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Crittle v. Ezaz

United States District Court, Ninth Circuit

November 8, 2013

AJAMU CRITTLE, XXXXX-XXX, Plaintiff(s),
v.
BELEN EZAZ, M.D., et al., Defendant(s)

ORDER OF SERVICE

CHARLES R. BREYER, District Judge.

Plaintiff, a federal prisoner at the United States Penitentiary in Lompoc, California (USP - Lompoc), has filed a pro se First Amended Complaint (FAC) under Bivens v. Six Unknown Federal Narcotics Agents , 403 U.S. 388 (1971), alleging that, while he was a pretrial detainee at the Federal Detention Center in Dublin, California (FDC - Dublin), prison medical staff delayed providing him with adequate medical care for a hand and wrist injury he sustained after falling off his bunk bed.

DISCUSSION

A. Standard of Review

Federal courts must engage in a preliminary screening of cases in which prisoners seek redress from a governmental entity or officer or employee of a governmental entity. 28 U.S.C. § 1915A(a). The court must identify cognizable claims or dismiss the complaint, or any portion of the complaint, if the complaint "is frivolous, malicious, or fails to state a claim upon which relief may be granted, " or "seeks monetary relief from a defendant who is immune from such relief." Id . § 1915A(b). Pro se pleadings must be liberally construed, however. Balistreri v. Pacifica Police Dep't , 901 F.2d 696, 699 (9th Cir. 1990).

To state a claim under Bivens v. Six Unknown Federal Narcotics Agents , 403 U.S. 388 (1971), and its progeny, plaintiff must allege: (1) that a right secured by the Constitution of the United States was violated, and (2) that the alleged violation was committed by a federal actor. See Van Strum v. Lawn , 940 F.2d 406, 409 (9th Cir. 1991) (42 U.S.C. § 1983 and Bivens actions are identical save for replacement of state actor under § 1983 by federal actor under Bivens).

B. Legal Claims

Plaintiff alleges that medical staff at FDC - Dublin, which is part of the larger Federal Correctional Institution in Dublin, California (FCI - Dublin), delayed for months providing him with adequate medical care for a hand and wrist injury despite his repeated pleas for help from both medical staff and from other prison officials. Plaintiff alleges that the delay in getting adequate medical care caused irreparable damage to his hand and wrist, and subjected him to constant and excruciating pain.

Deliberate indifference to serious medical needs violates the Eighth Amendment's proscription against cruel and unusual punishment. Estelle v. Gamble , 429 U.S. 97, 104 (1976).[1] A "serious medical need" exists if the failure to treat a prisoner's condition could result in further significant injury or the "unnecessary and wanton infliction of pain." McGuckin v. Smith , 974 F.2d 1050, 1059 (9th Cir. 1992) (citing Estelle , 429 U.S. at 104), overruled in part on other grounds by WMX Technologies, Inc. v. Miller , 104 F.3d 1133, 1136 (9th Cir. 1997) (en banc). A prison official is "deliberately indifferent" if he knows that a prisoner faces a substantial risk of serious harm and disregards that risk by failing to take reasonable steps to abate it. Farmer v. Brennan , 511 U.S. 825, 837 (1994).[2]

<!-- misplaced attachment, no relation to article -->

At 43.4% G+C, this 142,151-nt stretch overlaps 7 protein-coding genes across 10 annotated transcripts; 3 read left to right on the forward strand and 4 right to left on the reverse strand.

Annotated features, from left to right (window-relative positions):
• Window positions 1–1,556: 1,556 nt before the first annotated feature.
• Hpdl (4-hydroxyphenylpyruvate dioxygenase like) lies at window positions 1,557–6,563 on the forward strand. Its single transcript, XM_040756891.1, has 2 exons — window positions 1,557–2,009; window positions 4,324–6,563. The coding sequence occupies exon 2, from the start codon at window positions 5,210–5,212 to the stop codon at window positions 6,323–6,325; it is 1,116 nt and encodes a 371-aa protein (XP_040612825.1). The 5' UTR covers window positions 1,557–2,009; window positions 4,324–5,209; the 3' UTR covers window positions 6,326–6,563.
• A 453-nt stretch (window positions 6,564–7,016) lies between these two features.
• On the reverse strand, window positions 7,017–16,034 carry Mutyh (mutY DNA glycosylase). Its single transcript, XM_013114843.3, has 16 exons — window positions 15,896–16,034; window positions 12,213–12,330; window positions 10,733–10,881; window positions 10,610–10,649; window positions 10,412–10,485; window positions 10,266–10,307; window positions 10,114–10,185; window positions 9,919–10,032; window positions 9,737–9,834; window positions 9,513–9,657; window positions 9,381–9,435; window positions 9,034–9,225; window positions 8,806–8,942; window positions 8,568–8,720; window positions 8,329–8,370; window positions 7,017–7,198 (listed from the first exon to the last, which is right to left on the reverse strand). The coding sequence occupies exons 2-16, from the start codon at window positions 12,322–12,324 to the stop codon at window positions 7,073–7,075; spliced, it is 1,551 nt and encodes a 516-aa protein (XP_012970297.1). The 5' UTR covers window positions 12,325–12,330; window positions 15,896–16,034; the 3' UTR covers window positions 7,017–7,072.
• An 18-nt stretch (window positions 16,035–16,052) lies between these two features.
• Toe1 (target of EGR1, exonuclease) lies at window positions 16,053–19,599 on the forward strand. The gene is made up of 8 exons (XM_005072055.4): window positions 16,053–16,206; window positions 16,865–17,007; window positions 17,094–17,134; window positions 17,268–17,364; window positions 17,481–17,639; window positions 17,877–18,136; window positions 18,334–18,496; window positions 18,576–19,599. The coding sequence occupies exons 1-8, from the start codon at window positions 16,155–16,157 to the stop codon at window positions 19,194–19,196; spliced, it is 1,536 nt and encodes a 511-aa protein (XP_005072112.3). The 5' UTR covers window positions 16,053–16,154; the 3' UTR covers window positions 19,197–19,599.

Liberally construed, plaintiff's allegations state a cognizable § 1983 claim for damages for deliberate indifference to serious medical needs against the named FCI - Dublin defendants - Belen Ezaz, Randy Tews, Ms. Basile, A. W. Syed, V. Bautista and Raul Cespedes - and will be ordered served on them. See McGuckin , 974 F.2d at 1062 (deliberate indifference may appear when prison officials deny, delay or intentionally interfere with medical treatment, or it may be shown in the way in which prison officials provide medical care).[3]

The instant action will be limited to plaintiff's claim for damages against named FCI - Dublin defendants. To whatever extent plaintiff seeks injunctive relief in the form of specific medical care at USP - Lompoc, plaintiff must seek such relief by filing a separate action in the United States District Court for the Central District of California, in whose venue USP - Lompoc (Santa Barbara County) lies. See 28 U.S.C. § 84(c)(2).

CONCLUSION

For the foregoing reasons and for good cause shown,

1. The clerk shall issue summons and the United States Marshal shall serve, without prepayment of fees, copies of the FAC (docket #19) in this matter, all attachments thereto, and copies of this order on the named defendants at FCI - Dublin. The clerk also shall serve a copy of the summons and FAC on defendants' counsel, the United States Attorney for the Northern District of California, and on the Attorney ...


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